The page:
Rockbox mail archiveSubject: Re: Re: time to sleep?
Re: Re: time to sleep?
From: Paul Suade <paul.suade_at_laposte.net>
Date: Sat, 24 Aug 2002 22:59:10 +0200
Registers are low with SH1, 14 registers since r15 is the stack pointer.
Most interesting instructions are just only dealing with r0 (kind of
accumulator register as you can find on old cpu). To rely upon registers to
keep a data is hazardous due to the way gcc uses them (not enough registers
to avoid stack saving/restoring for reusing registers).
Due to archos jukebox design, code is mostly executed from DRAM as a 16-bit
memory space, WITHOUT any cache. There is a 4 KB SRAM (internal, 32-bit,
only 1 cycle access) but not enough for the whole software. Beside, the same
code in C, compiled for SH1 target tends to be more versatile than for IA32
target (meaning a lot of instructions for simple task).
So I'm quite dubitative about a success to reduce power since executing
instructions involves DRAM access anyway. In fact, load/store actions with
data in DRAM take much more cycles, since we must both load instruction and
load/store data in DRAM.
Just a precision, you were speaking about sleep mode, it is a mistake, you
probably speaking about standby mode. Don't use sleep mode but standby mode
to reduce the power consumption because sleep mode shuts down all, i.e,
peripheral controlers like timers, external interrupts would be reset, which
is probably not what you want. So you must use standby mode so timers and
external events can wake up SH1 if necessary. Of course using standby mode
makes a sense if we can be sure there is a lot of time spent in idle mode.
----- Original Message -----
From: "Rune" <colourless_at_stud.ku.dk>
Sent: Friday, August 23, 2002 7:26 PM
Subject: Re: Re: time to sleep?
> If variables are kept in registers we spare the data fetch in the MEM
> of the SH1 pipeline. So while we can't avoid the instruction fetch in the
> phase, we can still spare the latter. While this won't reduce the time to
> complete the instruction, it would possibly reduce the instructions usage
> power (provided the mem fetch uses a fair amount of power.) .
> Please correct me if I'm wrong. :-)
> - Rune
> ----- Original Message -----
> From: "Nielsen Linus (ext)" <Linus.Nielsen_at_elema.siemens.se>
> To: <rockbox_at_cool.haxx.se>
> Sent: Friday, August 23, 2002 10:33 AM
> Subject: RE: Re: time to sleep?
> > > So, I'm all for using sleep modes. However, if you are really going to
> > > reduce power then you should sleep as much as possible. And
> > > you cannot do that if you are using inefficient code.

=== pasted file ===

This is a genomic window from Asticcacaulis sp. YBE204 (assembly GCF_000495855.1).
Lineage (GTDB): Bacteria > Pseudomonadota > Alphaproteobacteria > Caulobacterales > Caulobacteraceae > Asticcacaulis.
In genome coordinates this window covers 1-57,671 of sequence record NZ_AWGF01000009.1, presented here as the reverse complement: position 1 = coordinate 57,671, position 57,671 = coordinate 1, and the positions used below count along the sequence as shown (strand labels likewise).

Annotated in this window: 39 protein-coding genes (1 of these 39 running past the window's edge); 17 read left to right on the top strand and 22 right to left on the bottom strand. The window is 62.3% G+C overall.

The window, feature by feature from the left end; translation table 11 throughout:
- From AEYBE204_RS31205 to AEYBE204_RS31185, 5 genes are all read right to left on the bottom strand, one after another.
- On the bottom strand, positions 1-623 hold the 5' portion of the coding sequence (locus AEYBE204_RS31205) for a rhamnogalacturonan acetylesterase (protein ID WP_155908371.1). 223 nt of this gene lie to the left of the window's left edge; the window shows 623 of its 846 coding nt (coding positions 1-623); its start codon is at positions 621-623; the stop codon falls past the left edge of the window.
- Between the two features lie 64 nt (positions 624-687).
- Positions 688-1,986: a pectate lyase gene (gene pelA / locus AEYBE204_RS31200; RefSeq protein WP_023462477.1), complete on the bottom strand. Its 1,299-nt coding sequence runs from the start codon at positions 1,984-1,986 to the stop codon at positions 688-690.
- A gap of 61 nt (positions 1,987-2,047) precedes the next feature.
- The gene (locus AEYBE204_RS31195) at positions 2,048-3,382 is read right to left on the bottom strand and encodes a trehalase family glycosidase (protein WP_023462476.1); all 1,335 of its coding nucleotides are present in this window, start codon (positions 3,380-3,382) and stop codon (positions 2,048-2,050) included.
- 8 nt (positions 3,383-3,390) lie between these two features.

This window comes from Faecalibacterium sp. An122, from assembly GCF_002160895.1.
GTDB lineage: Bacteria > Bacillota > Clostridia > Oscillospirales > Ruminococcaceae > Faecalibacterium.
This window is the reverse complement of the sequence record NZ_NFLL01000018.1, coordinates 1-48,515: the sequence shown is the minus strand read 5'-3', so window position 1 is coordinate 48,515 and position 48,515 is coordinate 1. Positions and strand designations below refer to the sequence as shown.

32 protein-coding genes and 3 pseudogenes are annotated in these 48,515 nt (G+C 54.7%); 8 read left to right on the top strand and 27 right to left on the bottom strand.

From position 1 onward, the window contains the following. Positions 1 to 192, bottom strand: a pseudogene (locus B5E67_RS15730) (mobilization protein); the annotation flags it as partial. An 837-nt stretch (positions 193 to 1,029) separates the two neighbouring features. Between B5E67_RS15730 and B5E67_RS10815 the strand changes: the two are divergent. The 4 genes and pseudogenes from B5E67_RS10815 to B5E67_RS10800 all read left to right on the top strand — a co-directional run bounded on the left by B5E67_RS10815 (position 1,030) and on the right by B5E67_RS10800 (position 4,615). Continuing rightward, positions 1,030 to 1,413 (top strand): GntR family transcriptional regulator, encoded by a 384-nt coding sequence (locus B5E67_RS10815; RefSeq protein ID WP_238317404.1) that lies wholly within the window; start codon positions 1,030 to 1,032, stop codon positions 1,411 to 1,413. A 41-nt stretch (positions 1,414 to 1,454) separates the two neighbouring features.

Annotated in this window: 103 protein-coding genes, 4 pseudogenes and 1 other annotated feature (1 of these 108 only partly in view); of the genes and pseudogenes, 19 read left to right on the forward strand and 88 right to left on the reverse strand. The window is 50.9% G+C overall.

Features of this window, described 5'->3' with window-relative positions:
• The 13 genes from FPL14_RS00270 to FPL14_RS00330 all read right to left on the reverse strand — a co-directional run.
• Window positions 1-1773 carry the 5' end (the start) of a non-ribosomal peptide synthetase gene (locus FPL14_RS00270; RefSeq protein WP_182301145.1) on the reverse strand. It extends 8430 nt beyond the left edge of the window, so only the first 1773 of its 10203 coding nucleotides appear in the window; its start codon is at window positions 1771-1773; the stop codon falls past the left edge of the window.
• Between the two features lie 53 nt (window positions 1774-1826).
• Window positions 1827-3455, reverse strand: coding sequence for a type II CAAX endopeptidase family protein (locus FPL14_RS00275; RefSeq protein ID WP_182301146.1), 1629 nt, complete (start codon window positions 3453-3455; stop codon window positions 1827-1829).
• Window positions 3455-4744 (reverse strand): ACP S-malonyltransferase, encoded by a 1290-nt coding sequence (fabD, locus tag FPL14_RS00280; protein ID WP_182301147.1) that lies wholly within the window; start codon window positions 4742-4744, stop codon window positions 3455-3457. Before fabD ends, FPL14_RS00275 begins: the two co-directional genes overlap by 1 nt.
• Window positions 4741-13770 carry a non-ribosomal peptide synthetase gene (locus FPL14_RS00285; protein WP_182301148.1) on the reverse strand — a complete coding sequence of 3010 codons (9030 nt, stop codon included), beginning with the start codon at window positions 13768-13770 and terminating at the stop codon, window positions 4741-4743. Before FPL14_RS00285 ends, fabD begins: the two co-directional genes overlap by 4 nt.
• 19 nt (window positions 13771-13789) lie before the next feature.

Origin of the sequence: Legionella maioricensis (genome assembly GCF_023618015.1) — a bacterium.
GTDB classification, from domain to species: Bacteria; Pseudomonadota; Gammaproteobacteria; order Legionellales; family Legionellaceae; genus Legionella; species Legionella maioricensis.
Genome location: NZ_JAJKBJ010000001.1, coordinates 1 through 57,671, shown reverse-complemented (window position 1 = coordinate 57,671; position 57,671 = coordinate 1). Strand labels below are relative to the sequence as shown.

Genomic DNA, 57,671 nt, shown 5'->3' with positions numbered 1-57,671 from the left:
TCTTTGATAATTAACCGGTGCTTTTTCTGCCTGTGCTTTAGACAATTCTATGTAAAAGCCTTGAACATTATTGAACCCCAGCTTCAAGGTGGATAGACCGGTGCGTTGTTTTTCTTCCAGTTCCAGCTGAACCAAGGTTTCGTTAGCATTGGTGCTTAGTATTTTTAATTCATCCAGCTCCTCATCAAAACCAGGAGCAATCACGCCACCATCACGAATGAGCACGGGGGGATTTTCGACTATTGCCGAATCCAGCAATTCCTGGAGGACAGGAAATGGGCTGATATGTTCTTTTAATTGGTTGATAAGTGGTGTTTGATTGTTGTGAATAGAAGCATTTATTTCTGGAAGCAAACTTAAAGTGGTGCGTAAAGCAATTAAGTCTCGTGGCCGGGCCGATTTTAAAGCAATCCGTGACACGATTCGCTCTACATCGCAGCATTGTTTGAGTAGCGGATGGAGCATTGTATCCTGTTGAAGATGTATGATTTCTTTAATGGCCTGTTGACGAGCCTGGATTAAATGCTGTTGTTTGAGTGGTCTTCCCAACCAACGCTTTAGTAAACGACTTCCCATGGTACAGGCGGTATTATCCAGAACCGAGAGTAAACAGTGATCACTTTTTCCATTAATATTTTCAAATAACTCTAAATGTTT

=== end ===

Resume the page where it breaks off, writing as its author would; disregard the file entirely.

> > My point exactly. However, as you put it (or rather, how i interpreted
> > text) you seemed to think that the memory accesses themselves added to
> > power consumtion even without a sleep mode.
> > > Now, code that usually is not considered inefficient can be
> > > very inefficient if you look at the power usage. I gave some
> > > pointers to what I believe are good programming standards.
> > I'm sure that you know a lot more than I do in this matter. Then please
> > explain how the power consumption can be lowered by keeping the
> > registers, when the RAM is accessed for every instruction anyway.
> > <large cache functionality description removed>
> > > What is, however, commonly agreed upon as a good thing as to
> > > save power is using compiler optimizations to make short
> > > efficient code with few memory references and writing
> > > efficient code.
> > Yes, it is always a good thing to write efficient code. What I objected
> > was that you wrote that efficient code in itself will draw less power. I
> > that it won't unless the CPU sleeps when it is done.
> > It is self-evident that the optimized code will save power because the
> > can go to sleep sooner-
> > > You mention that the SH is a RISC. I should perhaps mention
> > > that IMO "RISC" doesn't really mean anything. The SH is a load-store
> > > architecture and that is much more important.
> > True.
> > > To me it looks like you believe I'm against using sleep mode.
> > > I'm not, never was, and I frankly cannot see how you could
> > > deduce that.
> > I thought so, since you only talked about optimizing the code and
> > about the sleep.
> > > I'm not looking for a fight. I do tend to be bit agitated,
> > > though, when people are using arguments that I don't believe
> > > are true.
> > Please point out what was untrue in my arguments, so i can learn
> > for my next "fight". :-)
> > /Linus
Received on 2002-08-24